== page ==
Pershing - 'Standing Watch'. Pershing is seen here, visiting Arlington Cemetery in 1925. He is visiting soldiers buried at Arlington, who died under his command.
Aldrin - second man to walk on the moon, right after Neil Armstrong. He's seen here as commandant of the Air Force Test Pilot School in 1963.
Patton, the legendary commander of the 7th U.S. Army - 'Old Blood and Guts', nicknamed so for his enthusiasm for battle.
Bradley - commander of the largest single force the U.S. has ever seen. He had under his command forty-three total divisions and over 1.3 million men. After the Normandy landings, he had command of all U.S. ground forces invading Germany from the West.
'Black Jack' Pershing - Pershing was nicknamed so because of his command of a unit of Buffalo Soldiers. Initially the nickname was 'Nigger Jack', but it was softened over the years as he proved an effective and abled commander, but some still said it with negative connotations.
Pershing was General of the Armies, and supreme commander of the Allied Expeditionary Force during the first World War. He was the only person alive to be granted the rank of General of the Armies, the only other person to hold the same rank was George Washington, who was awarded it posthumously in 1976.
'Jumping Jim' Gavin - famed commander of the 82nd Airborne Division during WWII, nicknamed so because he always jumped in to combat with his troops, the only General to do so.
Mott - Commander in the Eastern Theatre during the American Civil War.
Lee - the Southern Gentleman. Seen here a week after surrendering to Ulysses S. Grant. Lee was the commander of the Army of Northern Virginia during the American Civil War, but he was a true Southern man. Hailing from Virginia, he was offered the command of the U.S. Army at the beginning of the war by Winfield Scott, the aging commander at the time, but turned it down when Virginia seceded. He elected to stay with his state, no matter the cost, and after offering his commission to the newly formed Confederate States of America, he was made Commander of the Army of Northern Virginia in 1862.
Gagarin - the first human in space.
Churchill - seen here in his 'Roaring Lion' photograph, taken by Yousuf Karsh. Churchill would take over the position of Prime Minister from Neville Chamberlain, and lead Britain through probably the most trying period in their history; The Blitz, WWII, and the threat of Nazi occupation.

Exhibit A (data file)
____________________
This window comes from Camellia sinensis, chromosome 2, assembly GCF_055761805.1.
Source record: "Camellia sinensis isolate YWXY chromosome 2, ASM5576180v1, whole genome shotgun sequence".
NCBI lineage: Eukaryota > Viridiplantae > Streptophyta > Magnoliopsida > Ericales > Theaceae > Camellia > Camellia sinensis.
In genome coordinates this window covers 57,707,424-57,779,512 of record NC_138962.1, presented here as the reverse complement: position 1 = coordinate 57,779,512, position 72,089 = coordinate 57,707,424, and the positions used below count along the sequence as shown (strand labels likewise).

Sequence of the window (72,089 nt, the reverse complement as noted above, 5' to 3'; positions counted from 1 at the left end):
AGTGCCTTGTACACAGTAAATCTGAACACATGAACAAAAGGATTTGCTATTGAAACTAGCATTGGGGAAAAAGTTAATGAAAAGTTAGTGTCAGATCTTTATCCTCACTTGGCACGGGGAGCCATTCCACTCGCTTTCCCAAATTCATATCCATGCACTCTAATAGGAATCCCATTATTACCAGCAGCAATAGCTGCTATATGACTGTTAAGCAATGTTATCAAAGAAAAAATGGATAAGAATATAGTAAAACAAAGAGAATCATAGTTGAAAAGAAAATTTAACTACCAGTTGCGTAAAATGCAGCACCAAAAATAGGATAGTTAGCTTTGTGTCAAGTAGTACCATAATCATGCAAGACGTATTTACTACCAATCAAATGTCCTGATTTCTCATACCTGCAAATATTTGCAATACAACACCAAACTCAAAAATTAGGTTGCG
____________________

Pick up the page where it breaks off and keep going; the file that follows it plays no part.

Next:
March - Served as Army Chief of Staff during the first World War together with John J. Pershing. He was largely influential in creating the power that the position of Chief of Staff would hold in the future.
A black soldier of the Union army sits in front of a storefront with the text 'Auction & Negro Sales', ca. 1865, Atlanta, Ga.
Shown is photographer Mathew Brady, overlooking part of the Gettysburg battlefield, shortly after the battle had taken place.
Grant - Commander of the Union Forces during the American Civil War, seen here as Lieutenant General, sitting in for a portrait in Mathew Brady's studio. Grant lead the forces of the United States through to victory in the American Civil War, before being promoted to General of the Army, and winning the Presidency, serving as the 18th President in two terms from 1869-77, before dying in 1885.
Tecumseh Sherman - General in the Union Army, and the commander most famously known for performing his 'Scorched Earth' tactic in the state of Georgia during the American Civil War. He was a close friend to, and worked closely with fellow General Ulysses S. Grant.
Burns - 'The Old Hero of Gettysburg', seen here with gun and crutches. Burns lived in Gettysburg, Pa., and when the two warring nations of the American Civil War came marching through his backyard, he decided to join the Union army in the fighting, and fell in with the regulars, ending the day of fighting with minor wounds, returning to his home. Burns was a veteran of several wars, and lived a quiet life after the Civil War.
Spaatz - seen here in combat gear in 1918, during the First World War. Prior to his fame in the Second World War, Spaatz was a major in the U.S. Army, and was sent to Europe to train troops, and assignment he didn't quite agree with. He went on leave to join a British flying unit, where he received the Distinguished Flying Cross for downing 2 German planes. He would later be the first chief of the newly established U.S. Air Force.